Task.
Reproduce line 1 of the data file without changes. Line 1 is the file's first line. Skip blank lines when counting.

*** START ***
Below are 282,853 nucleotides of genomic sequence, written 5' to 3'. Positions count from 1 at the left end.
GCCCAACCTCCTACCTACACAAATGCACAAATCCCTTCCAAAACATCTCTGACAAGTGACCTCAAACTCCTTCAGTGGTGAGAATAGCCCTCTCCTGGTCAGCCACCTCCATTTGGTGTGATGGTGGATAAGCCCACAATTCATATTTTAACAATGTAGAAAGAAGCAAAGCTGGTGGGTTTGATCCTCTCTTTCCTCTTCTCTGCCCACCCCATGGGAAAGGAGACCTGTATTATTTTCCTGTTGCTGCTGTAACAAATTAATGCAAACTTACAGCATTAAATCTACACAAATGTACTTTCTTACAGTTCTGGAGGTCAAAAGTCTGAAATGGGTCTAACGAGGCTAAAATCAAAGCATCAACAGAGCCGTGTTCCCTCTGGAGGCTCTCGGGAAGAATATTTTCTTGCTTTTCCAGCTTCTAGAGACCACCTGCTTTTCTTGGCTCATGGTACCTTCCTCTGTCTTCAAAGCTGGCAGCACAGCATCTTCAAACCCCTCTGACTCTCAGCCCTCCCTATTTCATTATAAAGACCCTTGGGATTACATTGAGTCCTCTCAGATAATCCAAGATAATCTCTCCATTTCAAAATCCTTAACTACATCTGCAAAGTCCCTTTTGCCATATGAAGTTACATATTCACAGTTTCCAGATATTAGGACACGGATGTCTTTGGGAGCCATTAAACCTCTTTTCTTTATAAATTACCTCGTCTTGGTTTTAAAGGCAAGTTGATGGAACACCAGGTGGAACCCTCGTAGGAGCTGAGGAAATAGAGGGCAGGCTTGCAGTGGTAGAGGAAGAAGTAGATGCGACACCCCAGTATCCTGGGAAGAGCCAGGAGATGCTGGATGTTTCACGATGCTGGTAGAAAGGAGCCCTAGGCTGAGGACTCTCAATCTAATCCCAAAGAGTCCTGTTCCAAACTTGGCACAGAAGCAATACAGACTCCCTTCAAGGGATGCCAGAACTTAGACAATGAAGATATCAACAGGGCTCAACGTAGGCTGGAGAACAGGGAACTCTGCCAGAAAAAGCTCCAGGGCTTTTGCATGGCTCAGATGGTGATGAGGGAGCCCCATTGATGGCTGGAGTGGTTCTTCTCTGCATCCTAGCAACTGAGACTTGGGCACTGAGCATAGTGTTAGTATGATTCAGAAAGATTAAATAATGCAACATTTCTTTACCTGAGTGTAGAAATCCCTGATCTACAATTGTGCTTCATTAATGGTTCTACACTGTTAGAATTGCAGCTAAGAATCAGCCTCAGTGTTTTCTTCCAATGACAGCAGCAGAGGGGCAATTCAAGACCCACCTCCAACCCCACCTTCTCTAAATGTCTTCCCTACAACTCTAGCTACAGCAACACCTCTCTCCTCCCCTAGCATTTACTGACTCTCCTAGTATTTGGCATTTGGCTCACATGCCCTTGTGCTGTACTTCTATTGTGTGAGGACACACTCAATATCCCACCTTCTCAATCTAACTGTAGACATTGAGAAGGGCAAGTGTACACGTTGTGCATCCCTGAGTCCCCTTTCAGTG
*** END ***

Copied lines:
Below are 282,853 nucleotides of genomic sequence, written 5' to 3'. Positions count from 1 at the left end.